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By the era of the Romance of Three Kingdoms, paper had already been invented. Why do kings often (according to the movies) receive letters in bamboo sticks.

Is this historically accurate?

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    The UK government was still keeping all its financial records on tally sticks (literally, pieces of wood) until 1826. In fact, disposing of them led to the fire in 1834 which destroyed most of the medieval building, and resulted in the current Houses of Parliament being built between 1839 and 1870. The Chinese were 1400 years ahead of the UK in abandoning this system! – alephzero Apr 4 at 17:57
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    So, an interesting factoid I know of is that the majority of paperwork done by the US immigration service was done on typewriters on 9/11 (2001). 2001, of course, was decades after the invented and widespread adoption of computers. Just because a new, superior product comes along, doesn't mean that the old products and ways vanish from existence immediately. (The reasons for the adoption rate of new things are varied and interesting, and have had countless books devoted to the topic... something to consider/keep in mind.) – HopelessN00b Apr 5 at 2:13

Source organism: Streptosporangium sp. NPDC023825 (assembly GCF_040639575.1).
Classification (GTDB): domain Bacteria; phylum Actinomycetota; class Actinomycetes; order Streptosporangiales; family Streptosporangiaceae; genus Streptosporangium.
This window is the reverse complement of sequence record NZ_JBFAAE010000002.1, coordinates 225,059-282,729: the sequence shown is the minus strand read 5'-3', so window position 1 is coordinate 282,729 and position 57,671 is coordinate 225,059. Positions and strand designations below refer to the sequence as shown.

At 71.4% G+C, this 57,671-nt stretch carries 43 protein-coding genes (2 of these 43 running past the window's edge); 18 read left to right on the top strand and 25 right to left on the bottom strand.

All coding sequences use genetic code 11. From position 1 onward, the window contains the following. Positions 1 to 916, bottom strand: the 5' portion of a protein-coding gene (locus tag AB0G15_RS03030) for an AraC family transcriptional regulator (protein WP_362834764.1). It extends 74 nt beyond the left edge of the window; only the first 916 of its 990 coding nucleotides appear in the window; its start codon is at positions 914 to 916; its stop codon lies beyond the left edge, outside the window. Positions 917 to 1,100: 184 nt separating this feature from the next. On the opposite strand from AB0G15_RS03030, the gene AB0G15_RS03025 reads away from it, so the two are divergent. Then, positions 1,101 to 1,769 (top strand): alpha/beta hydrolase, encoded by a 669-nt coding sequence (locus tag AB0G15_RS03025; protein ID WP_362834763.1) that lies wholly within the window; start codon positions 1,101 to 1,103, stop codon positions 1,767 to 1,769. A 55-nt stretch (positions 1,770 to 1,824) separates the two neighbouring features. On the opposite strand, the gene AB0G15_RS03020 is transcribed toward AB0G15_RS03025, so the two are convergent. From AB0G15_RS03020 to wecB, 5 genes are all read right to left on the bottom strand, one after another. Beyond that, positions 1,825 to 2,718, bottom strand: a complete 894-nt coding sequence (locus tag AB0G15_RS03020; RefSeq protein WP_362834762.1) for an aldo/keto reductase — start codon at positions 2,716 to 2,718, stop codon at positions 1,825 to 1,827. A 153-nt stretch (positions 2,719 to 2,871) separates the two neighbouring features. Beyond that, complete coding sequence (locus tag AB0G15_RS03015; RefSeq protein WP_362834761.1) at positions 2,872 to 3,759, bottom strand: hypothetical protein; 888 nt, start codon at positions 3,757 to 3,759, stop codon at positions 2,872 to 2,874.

• @alephzero can you explain why? – Hao S Apr 6 at 3:08
  • Just want to point out Romance of Three Kingdoms is a fiction written based on history but not exact history record so technically era of the Romance of Three Kingdoms don't exist in reality. It's better to call it Late-Han era or be more identical, Three Kingdoms era. – tweray Apr 11 at 19:18
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Yes, this is historically accurate. Writing on bamboo slips was not entirely abandoned until the 4th century CE---over a century after the Romance of the Three Kingdoms takes place. As the Wikipedia article on the history of paper that you linked to states, the primary use of ancient Chinese paper before this was for wrapping things, not writing. One of the largest collections of bamboo and wooden slips to be found (140,000 pieces from Zoumalou) dates to the Three Kingdoms period.

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